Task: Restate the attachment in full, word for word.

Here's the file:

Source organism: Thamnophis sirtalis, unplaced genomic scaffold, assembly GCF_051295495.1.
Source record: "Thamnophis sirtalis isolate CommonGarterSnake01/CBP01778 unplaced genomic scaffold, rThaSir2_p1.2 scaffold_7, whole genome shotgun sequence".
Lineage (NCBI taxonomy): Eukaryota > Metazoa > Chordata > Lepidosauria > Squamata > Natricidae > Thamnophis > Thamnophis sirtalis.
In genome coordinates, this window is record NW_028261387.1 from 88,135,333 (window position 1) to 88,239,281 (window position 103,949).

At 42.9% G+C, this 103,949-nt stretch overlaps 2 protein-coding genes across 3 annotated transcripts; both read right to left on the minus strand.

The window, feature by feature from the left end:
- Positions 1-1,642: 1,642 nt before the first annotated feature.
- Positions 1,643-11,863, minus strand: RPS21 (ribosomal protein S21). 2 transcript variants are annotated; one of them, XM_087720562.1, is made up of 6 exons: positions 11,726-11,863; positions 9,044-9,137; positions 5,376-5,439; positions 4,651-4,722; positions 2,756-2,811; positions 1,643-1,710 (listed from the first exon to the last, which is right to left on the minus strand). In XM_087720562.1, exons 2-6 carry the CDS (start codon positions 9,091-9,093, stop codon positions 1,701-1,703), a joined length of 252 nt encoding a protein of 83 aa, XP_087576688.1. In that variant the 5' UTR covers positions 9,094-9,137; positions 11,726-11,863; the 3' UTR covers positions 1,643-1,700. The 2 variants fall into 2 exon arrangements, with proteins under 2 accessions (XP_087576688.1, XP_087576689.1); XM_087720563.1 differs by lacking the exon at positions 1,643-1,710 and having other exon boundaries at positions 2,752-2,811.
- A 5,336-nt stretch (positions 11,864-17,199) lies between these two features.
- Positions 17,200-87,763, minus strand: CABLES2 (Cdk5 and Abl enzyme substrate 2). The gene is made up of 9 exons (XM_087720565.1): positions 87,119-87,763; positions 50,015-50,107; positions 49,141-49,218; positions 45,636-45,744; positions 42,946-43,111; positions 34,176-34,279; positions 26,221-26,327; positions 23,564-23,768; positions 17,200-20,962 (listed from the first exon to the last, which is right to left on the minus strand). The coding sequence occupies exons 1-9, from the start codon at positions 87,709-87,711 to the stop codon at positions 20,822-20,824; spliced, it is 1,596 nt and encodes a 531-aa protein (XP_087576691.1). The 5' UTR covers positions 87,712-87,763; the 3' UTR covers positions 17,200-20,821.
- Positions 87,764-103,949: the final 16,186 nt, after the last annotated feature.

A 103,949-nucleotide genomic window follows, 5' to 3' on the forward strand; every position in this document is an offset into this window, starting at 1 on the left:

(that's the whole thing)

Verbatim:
Source organism: Thamnophis sirtalis, unplaced genomic scaffold, assembly GCF_051295495.1.
Source record: "Thamnophis sirtalis isolate CommonGarterSnake01/CBP01778 unplaced genomic scaffold, rThaSir2_p1.2 scaffold_7, whole genome shotgun sequence".
Lineage (NCBI taxonomy): Eukaryota > Metazoa > Chordata > Lepidosauria > Squamata > Natricidae > Thamnophis > Thamnophis sirtalis.
In genome coordinates, this window is record NW_028261387.1 from 88,135,333 (window position 1) to 88,239,281 (window position 103,949).

At 42.9% G+C, this 103,949-nt stretch overlaps 2 protein-coding genes across 3 annotated transcripts; both read right to left on the minus strand.

The window, feature by feature from the left end:
- Positions 1-1,642: 1,642 nt before the first annotated feature.
- Positions 1,643-11,863, minus strand: RPS21 (ribosomal protein S21). 2 transcript variants are annotated; one of them, XM_087720562.1, is made up of 6 exons: positions 11,726-11,863; positions 9,044-9,137; positions 5,376-5,439; positions 4,651-4,722; positions 2,756-2,811; positions 1,643-1,710 (listed from the first exon to the last, which is right to left on the minus strand). In XM_087720562.1, exons 2-6 carry the CDS (start codon positions 9,091-9,093, stop codon positions 1,701-1,703), a joined length of 252 nt encoding a protein of 83 aa, XP_087576688.1. In that variant the 5' UTR covers positions 9,094-9,137; positions 11,726-11,863; the 3' UTR covers positions 1,643-1,700. The 2 variants fall into 2 exon arrangements, with proteins under 2 accessions (XP_087576688.1, XP_087576689.1); XM_087720563.1 differs by lacking the exon at positions 1,643-1,710 and having other exon boundaries at positions 2,752-2,811.
- A 5,336-nt stretch (positions 11,864-17,199) lies between these two features.
- Positions 17,200-87,763, minus strand: CABLES2 (Cdk5 and Abl enzyme substrate 2). The gene is made up of 9 exons (XM_087720565.1): positions 87,119-87,763; positions 50,015-50,107; positions 49,141-49,218; positions 45,636-45,744; positions 42,946-43,111; positions 34,176-34,279; positions 26,221-26,327; positions 23,564-23,768; positions 17,200-20,962 (listed from the first exon to the last, which is right to left on the minus strand). The coding sequence occupies exons 1-9, from the start codon at positions 87,709-87,711 to the stop codon at positions 20,822-20,824; spliced, it is 1,596 nt and encodes a 531-aa protein (XP_087576691.1). The 5' UTR covers positions 87,712-87,763; the 3' UTR covers positions 17,200-20,821.
- Positions 87,764-103,949: the final 16,186 nt, after the last annotated feature.

A 103,949-nucleotide genomic window follows, 5' to 3' on the forward strand; every position in this document is an offset into this window, starting at 1 on the left: